Today in History:

72 Series I Volume XXXIV-I Serial 61 - Red River Campaign Part I


the field of their operations is far removed from the more important and brilliant events of the great war. Sergt. Andreas Herrera, of Company C, First Cavalry, New Mexico Volunteers, it will be seen has again distinguished himself, and it affords me great pleasure to call attention to his name.

I believe this will be the last Navajo war. The persistent efforts which have been and will continue to be made can hardly fail to bring in the whole tribe before they year ends.

I beg respectfully to call the serious attention of the Government to the destitute condition of the captives, and be for authority to provide clothing for the women and children. Every preparation will be made to plant large crops for their subsistence at the Bosque Redondo the coming spring. Whether the Indian Department will do anything for these Indians or not, you will know, but whatever is to be done should be done at once. At all events, as i before wrote to you, "we can feed them cheaper than we can fight them."

I am, general, very respectfully, your obedient servant,


Brigadier-General, Commanding.

Brigadier General LORENZO THOMAS,

Adjutant-General U. S. Army.

Numbers 2. Reports of Colonel Christopher Carson, First New Mexico Cavalry.

Fort Canby, N. Mex., January 23, 1864.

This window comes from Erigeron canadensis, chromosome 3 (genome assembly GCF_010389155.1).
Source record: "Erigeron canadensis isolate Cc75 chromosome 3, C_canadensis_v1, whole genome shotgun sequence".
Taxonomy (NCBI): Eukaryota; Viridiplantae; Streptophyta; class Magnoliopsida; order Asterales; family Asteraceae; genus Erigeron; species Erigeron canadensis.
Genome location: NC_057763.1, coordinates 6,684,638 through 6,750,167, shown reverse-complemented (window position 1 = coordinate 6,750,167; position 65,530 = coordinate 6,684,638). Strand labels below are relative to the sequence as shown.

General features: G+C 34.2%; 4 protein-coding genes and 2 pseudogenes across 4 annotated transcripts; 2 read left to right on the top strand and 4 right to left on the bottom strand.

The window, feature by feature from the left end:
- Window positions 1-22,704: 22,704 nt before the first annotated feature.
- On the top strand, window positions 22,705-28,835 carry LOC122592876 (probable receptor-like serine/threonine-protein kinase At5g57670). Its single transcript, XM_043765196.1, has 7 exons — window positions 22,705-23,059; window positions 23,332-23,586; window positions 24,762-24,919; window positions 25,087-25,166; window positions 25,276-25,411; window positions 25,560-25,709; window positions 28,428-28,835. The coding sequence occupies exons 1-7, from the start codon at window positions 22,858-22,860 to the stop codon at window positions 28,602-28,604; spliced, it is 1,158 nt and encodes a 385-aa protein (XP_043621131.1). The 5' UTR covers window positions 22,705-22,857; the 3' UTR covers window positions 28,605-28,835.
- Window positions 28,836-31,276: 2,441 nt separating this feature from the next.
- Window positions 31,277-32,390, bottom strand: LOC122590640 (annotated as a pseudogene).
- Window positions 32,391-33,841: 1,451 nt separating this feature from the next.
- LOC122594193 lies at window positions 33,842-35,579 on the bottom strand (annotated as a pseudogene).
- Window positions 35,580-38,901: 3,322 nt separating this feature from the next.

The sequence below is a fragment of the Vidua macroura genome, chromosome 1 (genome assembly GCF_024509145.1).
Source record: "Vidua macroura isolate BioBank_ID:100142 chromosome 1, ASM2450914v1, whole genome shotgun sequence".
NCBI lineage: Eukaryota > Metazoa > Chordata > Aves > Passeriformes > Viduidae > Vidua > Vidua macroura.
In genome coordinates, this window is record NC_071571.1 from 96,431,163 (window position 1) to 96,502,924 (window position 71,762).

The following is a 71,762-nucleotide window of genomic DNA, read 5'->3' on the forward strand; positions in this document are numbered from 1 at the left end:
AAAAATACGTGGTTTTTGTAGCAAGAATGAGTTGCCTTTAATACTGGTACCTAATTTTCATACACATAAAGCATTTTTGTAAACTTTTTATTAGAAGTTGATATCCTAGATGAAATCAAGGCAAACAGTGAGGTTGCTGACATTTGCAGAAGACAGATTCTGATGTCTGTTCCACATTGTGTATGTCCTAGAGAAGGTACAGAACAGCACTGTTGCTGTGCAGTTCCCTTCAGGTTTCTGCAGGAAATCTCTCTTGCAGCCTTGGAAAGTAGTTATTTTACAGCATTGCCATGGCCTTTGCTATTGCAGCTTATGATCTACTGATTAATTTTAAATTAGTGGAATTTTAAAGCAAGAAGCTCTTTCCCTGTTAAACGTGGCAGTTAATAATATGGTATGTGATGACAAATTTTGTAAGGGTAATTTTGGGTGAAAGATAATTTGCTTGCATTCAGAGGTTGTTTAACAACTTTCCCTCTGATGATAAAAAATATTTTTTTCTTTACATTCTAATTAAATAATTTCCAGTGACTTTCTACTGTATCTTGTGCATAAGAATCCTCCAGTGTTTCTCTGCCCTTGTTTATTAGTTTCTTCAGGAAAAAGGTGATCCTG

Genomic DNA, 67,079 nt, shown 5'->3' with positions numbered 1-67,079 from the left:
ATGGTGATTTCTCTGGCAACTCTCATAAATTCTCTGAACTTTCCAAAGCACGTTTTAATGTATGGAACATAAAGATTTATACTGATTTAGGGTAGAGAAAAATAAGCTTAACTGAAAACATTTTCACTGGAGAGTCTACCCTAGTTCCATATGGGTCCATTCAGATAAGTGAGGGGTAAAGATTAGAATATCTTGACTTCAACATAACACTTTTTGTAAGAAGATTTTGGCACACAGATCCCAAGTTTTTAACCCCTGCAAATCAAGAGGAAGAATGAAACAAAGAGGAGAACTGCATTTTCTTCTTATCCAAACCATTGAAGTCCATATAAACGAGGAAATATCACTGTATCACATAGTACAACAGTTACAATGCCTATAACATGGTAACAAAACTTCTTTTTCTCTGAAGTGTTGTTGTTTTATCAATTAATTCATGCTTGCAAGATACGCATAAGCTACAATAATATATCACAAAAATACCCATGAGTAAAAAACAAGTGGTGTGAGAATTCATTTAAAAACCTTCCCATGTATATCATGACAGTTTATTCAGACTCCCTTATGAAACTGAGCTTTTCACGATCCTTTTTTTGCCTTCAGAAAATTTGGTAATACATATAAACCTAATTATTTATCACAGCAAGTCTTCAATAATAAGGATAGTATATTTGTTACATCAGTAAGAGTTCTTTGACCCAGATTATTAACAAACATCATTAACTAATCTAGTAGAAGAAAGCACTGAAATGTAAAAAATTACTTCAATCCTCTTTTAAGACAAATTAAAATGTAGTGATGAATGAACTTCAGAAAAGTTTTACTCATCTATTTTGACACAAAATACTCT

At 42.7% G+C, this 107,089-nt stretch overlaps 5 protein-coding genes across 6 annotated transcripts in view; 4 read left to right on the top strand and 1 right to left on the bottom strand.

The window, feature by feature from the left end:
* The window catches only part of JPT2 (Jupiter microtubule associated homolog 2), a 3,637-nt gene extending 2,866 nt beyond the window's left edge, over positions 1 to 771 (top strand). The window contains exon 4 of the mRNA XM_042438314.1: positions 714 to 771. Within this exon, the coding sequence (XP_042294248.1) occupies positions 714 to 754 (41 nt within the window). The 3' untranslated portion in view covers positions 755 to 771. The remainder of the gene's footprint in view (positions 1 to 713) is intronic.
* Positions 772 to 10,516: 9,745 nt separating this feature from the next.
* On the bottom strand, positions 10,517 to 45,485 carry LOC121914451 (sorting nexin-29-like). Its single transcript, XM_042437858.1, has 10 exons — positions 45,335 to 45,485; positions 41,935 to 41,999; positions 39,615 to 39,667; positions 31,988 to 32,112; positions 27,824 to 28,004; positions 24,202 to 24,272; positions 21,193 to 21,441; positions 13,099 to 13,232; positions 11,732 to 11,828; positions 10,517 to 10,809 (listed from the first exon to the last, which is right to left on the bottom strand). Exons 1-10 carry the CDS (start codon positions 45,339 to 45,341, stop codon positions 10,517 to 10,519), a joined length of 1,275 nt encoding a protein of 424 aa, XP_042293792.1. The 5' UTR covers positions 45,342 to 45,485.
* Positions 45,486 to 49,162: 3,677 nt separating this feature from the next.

CAPTAIN: I have the honor to report, for the information of the general commanding that on the 6th instant I left this post on an expedition to the Cannon de Chelle,with commissioned officers, 14 and enlisted men, 375. Owing to the depth of the snow on the mountain which divides the valleys of this section with those of the Pueblo Colorado, it too my command three days to reach that place, a distance heretofore accomplished in one day. While en route on the 8th, my escort killed 1 warrior. On my arrival at the Pueblo Colorado, I was joined by the ox train and its escort, under Major Jose D. Sena, which I had sent forward on the 3rd, with the expectation that he would have had the to recuperate his animals before the arrival of my command. In this i was disappointed, as it took his command five days to make 25 miles, and with a loss of 27 oxen. This made it necessary for me to lighten the loads and leave one wagon to enable me to accomplish my object, which I did, leaving behind ten day's ratios for my command and 25 men as a guard. On the 12th, I arrived at the west opening of the Canon de Chelle. In the morning I made a detour to the right of the line of march, with my staff and escort, and struck the cannon about 6 miles from the mount. Wishing to reconnoiter a little previous to commencing operations, I proceeded up the canon on the south side some 4 or 5 miles farther, but could find no possible means for descending to the bottom of the canon, the height of the sides averaging about 1,000 feet and nearly perpendicular. I saw several Indians on the opposite or north side of the canon, but out of range of our small-arms.